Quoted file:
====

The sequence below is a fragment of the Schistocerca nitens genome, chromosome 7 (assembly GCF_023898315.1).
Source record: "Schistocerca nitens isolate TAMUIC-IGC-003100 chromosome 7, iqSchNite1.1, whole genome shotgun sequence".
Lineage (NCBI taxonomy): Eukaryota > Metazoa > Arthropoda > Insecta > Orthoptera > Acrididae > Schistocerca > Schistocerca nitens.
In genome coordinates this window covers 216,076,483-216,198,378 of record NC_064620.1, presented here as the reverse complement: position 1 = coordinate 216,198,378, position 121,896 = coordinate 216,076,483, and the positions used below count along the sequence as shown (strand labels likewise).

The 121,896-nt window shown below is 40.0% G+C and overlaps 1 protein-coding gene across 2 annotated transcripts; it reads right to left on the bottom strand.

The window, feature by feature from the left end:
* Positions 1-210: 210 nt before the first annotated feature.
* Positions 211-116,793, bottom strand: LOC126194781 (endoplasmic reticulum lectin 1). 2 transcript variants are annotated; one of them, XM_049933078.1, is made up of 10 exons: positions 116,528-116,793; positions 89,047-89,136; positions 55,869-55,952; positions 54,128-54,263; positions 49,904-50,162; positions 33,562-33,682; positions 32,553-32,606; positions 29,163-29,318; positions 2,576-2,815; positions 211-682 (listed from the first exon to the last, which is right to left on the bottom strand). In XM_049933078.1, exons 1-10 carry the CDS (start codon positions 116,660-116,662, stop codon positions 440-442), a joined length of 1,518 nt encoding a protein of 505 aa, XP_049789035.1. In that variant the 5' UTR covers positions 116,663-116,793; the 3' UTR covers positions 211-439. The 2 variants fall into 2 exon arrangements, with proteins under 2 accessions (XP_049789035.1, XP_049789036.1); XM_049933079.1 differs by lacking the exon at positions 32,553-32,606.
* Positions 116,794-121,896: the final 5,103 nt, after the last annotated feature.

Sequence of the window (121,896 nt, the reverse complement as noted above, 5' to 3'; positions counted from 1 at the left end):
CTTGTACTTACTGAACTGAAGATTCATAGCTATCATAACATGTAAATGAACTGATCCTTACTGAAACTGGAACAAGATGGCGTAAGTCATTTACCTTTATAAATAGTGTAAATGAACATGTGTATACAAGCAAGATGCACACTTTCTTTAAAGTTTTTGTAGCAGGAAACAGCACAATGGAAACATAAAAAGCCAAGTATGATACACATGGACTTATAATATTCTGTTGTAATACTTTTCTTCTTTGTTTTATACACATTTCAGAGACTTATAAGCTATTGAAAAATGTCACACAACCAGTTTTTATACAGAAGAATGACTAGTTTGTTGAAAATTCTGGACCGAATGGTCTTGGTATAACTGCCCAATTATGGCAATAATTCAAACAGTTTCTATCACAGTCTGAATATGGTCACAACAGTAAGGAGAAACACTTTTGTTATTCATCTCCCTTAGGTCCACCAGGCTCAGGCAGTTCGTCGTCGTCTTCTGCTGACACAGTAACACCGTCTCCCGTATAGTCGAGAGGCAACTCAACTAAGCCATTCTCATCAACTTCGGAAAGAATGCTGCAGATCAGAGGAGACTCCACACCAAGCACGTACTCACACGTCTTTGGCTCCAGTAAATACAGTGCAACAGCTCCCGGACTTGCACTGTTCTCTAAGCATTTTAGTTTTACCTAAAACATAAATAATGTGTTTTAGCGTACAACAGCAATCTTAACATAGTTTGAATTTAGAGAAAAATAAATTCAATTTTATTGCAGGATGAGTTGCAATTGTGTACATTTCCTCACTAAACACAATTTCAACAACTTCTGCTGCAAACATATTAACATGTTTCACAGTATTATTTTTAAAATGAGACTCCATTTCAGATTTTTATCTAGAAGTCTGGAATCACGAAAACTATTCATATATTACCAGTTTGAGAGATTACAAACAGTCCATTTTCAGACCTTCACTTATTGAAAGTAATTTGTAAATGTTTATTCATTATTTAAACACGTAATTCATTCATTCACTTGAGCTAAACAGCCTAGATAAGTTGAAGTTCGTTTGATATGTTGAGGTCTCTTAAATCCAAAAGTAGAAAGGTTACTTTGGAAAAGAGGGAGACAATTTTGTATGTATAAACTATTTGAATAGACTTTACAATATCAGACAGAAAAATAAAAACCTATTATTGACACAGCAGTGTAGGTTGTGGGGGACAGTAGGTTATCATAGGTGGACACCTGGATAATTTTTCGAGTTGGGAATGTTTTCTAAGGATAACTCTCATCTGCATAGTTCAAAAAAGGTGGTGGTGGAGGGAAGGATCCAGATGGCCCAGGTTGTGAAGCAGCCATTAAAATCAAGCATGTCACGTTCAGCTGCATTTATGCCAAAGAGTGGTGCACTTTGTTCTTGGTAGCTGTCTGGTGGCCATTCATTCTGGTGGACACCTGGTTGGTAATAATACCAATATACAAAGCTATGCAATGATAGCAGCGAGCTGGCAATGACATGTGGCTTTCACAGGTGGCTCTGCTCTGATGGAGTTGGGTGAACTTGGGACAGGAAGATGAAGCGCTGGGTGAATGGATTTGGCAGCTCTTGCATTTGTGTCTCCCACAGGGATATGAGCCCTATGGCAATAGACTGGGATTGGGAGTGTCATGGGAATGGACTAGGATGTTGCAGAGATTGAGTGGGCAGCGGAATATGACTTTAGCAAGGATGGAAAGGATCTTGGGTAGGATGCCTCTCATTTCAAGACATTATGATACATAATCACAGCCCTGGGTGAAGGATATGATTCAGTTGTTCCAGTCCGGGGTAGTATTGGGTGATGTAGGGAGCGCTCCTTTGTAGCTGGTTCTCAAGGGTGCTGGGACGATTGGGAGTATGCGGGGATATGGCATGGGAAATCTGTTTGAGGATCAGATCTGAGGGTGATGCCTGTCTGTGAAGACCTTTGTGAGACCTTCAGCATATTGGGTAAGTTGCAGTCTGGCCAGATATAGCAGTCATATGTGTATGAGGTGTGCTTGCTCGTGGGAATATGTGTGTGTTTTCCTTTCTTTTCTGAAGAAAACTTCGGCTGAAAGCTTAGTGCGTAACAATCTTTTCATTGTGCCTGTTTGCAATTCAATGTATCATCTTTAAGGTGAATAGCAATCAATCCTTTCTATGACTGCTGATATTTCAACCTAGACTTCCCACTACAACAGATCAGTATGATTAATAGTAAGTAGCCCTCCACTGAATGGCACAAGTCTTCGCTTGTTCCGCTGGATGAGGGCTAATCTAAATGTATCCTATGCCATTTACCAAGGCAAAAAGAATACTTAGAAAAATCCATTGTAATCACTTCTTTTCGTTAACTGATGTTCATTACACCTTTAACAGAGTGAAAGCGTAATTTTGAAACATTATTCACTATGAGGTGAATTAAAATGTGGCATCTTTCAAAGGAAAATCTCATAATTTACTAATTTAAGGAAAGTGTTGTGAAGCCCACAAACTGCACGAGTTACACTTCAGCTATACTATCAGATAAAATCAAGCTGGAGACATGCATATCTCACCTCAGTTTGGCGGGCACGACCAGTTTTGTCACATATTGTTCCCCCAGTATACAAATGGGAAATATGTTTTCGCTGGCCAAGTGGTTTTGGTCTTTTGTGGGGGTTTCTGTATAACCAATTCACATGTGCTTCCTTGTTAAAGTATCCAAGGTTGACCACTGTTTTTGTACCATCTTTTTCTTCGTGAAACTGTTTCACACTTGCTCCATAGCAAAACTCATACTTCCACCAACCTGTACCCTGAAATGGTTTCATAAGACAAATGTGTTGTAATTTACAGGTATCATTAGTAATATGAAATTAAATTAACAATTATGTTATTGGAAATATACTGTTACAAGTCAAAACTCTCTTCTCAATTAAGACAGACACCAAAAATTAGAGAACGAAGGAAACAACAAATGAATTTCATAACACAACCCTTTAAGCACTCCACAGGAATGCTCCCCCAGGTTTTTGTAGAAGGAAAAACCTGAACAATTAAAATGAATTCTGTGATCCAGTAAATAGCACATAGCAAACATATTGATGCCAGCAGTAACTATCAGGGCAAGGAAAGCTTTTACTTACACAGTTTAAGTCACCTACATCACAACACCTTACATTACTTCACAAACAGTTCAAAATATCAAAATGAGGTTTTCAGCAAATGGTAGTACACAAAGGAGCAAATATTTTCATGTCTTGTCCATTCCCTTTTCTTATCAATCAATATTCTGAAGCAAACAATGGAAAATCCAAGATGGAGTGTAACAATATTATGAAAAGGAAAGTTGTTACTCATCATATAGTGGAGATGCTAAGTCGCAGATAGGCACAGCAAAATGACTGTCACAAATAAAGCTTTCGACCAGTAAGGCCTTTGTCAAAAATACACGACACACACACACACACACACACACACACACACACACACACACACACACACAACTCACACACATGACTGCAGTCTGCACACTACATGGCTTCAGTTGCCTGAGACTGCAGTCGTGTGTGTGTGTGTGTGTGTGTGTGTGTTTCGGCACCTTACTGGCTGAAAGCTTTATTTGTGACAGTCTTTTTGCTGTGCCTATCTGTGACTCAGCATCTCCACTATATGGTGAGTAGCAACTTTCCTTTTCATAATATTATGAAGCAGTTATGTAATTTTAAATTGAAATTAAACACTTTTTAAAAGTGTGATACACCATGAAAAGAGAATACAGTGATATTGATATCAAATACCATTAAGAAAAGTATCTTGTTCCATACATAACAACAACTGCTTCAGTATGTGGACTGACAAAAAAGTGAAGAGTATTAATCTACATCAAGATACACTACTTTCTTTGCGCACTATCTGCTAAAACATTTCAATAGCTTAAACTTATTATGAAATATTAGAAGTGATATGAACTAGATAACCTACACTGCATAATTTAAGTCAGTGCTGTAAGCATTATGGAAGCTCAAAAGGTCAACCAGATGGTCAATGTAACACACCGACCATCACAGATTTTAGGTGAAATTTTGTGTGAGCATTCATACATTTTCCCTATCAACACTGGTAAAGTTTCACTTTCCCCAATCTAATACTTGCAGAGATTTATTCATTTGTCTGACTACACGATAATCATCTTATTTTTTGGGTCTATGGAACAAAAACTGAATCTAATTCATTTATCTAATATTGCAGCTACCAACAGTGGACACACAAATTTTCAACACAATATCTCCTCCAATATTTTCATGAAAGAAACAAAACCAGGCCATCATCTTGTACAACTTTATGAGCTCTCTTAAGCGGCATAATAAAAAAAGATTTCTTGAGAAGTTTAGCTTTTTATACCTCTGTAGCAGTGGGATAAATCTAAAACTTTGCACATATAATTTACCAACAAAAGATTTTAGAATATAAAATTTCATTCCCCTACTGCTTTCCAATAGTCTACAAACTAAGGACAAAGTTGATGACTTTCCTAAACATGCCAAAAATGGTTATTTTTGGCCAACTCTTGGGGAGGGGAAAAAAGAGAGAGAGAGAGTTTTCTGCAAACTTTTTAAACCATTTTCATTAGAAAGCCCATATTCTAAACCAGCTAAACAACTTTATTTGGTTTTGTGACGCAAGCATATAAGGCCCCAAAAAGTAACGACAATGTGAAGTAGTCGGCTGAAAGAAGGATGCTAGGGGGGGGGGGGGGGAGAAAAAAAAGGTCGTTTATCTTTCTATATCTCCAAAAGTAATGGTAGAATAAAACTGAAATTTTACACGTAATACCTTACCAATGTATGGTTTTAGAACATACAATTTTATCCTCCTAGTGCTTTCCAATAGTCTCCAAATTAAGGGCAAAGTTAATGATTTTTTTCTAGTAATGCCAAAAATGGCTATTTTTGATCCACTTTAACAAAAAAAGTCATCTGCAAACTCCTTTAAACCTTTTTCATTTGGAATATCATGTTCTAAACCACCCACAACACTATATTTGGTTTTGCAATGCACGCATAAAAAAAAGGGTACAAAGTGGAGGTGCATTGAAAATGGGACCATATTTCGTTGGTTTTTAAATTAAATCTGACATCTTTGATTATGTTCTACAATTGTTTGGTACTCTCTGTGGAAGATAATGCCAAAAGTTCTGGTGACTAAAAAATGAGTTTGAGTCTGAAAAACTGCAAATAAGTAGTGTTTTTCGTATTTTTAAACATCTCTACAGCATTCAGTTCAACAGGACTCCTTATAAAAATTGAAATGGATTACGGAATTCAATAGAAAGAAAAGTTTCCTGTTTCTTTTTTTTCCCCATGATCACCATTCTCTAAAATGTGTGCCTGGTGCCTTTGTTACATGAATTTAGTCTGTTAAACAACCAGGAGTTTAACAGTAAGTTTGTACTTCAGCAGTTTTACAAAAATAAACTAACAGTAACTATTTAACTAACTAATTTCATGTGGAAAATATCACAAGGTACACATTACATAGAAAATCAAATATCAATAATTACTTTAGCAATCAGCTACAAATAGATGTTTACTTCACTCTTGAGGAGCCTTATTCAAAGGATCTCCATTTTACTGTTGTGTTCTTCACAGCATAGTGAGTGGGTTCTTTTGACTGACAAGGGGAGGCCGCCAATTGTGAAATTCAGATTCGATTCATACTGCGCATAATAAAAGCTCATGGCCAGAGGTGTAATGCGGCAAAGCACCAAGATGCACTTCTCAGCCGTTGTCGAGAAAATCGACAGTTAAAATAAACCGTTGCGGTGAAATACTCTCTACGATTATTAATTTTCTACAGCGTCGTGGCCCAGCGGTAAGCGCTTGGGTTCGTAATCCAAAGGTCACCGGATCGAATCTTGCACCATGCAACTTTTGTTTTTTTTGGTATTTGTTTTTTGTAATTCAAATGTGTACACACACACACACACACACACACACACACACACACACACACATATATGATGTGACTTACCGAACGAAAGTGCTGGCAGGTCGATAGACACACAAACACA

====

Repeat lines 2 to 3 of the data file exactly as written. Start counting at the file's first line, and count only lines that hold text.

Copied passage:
Source record: "Schistocerca nitens isolate TAMUIC-IGC-003100 chromosome 7, iqSchNite1.1, whole genome shotgun sequence".
Lineage (NCBI taxonomy): Eukaryota > Metazoa > Arthropoda > Insecta > Orthoptera > Acrididae > Schistocerca > Schistocerca nitens.